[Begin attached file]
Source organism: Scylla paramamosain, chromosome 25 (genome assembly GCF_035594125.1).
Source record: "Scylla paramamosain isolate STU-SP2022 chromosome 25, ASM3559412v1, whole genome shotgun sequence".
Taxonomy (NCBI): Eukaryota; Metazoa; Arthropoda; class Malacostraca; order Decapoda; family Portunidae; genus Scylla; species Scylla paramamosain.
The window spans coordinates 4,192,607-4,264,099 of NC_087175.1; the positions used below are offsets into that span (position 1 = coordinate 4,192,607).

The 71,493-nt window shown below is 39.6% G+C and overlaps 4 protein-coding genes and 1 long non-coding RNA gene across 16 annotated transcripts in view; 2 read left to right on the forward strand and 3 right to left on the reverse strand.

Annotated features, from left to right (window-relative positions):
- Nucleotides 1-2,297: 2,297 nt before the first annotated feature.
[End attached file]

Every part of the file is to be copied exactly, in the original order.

Source organism: Scylla paramamosain, chromosome 25 (genome assembly GCF_035594125.1).
Source record: "Scylla paramamosain isolate STU-SP2022 chromosome 25, ASM3559412v1, whole genome shotgun sequence".
Taxonomy (NCBI): Eukaryota; Metazoa; Arthropoda; class Malacostraca; order Decapoda; family Portunidae; genus Scylla; species Scylla paramamosain.
The window spans coordinates 4,192,607-4,264,099 of NC_087175.1; the positions used below are offsets into that span (position 1 = coordinate 4,192,607).

The 71,493-nt window shown below is 39.6% G+C and overlaps 4 protein-coding genes and 1 long non-coding RNA gene across 16 annotated transcripts in view; 2 read left to right on the forward strand and 3 right to left on the reverse strand.

Annotated features, from left to right (window-relative positions):
- Nucleotides 1-2,297: 2,297 nt before the first annotated feature.